As her family grows, so will the demands made on the woman’s emotional and physical energies. Her life is likely to be spent almost entirely in the service of others – employer, husband, children – until in middle-age with the approach of retirement, her children having left home, she is left without a role. Small wonder that some women of this age become depressed unless they are able to pick up the threads of their own lives again or find themselves usefully re-employed looking after their children’s children so that their daughters can go out to work.

Clearly this is only a generalised picture of women’s lives today. Not all women experience all these aspects of sexism. But most women have experienced at least some.

Now let us imagine something different. Let us imagine that our children have been born instead into a society where life is not organised around the need to produce goods for profit but where people co-operate freely, irrespective of sex, to produce the things they need in such a way that everyone contributes what she or he is able. In such a society children, both boys and girls, are given adequate opportunities to develop their skills and abilities, whatever these might be, without consideration of what is or is not ‘natural’. Thus girls who show an aptitude for, say, metalwork are encouraged in this direction while a boy who shows an interest in the care of young children has the opportunity to participate in that. Education is organised not on the basis of competition and the acquisition of a narrow range of skills of use to the labour-market but rather as a continuing and life-long experience of giving and receiving skills and knowledge which enable people to pursue whatever kind of life they think most likely to result in their own happiness.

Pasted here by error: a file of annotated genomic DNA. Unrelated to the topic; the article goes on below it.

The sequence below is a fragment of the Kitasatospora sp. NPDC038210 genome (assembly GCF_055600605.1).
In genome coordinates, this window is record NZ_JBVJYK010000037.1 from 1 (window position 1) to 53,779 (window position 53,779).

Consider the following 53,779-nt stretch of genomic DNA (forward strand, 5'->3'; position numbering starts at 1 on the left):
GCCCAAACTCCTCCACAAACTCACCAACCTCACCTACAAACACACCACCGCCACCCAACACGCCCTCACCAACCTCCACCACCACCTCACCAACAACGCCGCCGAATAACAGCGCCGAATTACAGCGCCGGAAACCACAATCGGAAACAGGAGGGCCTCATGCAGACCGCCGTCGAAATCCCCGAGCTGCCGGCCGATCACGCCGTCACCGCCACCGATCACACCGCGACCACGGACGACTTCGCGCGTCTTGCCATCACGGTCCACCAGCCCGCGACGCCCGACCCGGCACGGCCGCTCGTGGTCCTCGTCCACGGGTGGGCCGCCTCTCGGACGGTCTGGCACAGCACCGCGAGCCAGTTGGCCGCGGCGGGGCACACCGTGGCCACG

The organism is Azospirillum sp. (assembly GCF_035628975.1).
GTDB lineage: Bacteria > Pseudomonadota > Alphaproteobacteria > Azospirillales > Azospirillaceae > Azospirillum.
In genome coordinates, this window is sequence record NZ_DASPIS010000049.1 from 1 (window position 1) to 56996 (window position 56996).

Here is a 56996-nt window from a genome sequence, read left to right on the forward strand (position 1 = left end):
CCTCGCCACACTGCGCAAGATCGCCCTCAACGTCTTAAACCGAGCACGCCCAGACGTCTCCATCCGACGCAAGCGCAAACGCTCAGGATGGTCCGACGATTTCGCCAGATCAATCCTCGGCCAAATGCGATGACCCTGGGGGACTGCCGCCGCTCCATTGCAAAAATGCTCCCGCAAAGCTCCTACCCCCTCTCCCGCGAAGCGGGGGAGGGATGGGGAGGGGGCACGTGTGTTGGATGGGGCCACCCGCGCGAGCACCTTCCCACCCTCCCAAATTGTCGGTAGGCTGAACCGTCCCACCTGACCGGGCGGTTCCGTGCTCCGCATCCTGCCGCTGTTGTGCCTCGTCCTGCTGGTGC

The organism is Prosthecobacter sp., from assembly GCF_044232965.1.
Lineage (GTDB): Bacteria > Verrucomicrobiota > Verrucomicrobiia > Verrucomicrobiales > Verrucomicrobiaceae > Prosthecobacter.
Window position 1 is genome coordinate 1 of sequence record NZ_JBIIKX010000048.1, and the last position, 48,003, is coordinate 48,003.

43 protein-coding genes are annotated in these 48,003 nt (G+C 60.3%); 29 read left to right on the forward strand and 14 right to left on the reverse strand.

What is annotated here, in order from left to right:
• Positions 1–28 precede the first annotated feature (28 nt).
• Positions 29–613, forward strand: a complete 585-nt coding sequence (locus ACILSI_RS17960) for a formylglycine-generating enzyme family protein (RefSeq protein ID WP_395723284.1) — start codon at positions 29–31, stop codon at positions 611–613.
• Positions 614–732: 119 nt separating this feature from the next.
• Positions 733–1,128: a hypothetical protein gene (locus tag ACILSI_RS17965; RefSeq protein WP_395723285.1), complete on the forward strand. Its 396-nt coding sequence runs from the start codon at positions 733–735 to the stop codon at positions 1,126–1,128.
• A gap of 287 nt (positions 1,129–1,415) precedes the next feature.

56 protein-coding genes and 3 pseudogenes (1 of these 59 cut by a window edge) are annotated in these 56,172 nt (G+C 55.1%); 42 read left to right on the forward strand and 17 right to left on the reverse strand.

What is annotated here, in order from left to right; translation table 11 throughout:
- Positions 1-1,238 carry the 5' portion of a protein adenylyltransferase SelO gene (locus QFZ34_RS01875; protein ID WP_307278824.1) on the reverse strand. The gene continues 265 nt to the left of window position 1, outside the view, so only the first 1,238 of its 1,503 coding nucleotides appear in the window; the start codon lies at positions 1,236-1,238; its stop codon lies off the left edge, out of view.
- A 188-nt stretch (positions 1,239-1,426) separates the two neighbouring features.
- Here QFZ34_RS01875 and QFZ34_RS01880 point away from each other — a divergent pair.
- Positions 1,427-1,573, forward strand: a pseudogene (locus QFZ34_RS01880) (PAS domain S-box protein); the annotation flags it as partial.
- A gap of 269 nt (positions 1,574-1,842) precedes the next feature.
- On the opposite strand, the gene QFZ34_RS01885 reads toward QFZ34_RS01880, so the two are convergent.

Work in this kind of society – socialism – will not be wage-slavery. People will not have to sell their energies to the minority who own the means of production and distribution – the factories, offices, transport systems, shops, etc. – in return for a wage or salary. In socialism – a society based on common ownership – people will co-operate to produce those things which they need as a community- useful things, which will be freely available to all members of society. With the profit motive removed, men and women will be able to choose their work in accordance with their talents, skills and preferences, contributing as much or as little as they feel able. The criterion for choosing one kind of activity rather than another will no longer be which one pays the most, has the best perks, the best prospects for promotion or the most job security. All these considerations will be obsolete in a moneyless socialist world. Work will no longer be the activity we do to obtain the wage packet or salary which enables us to survive.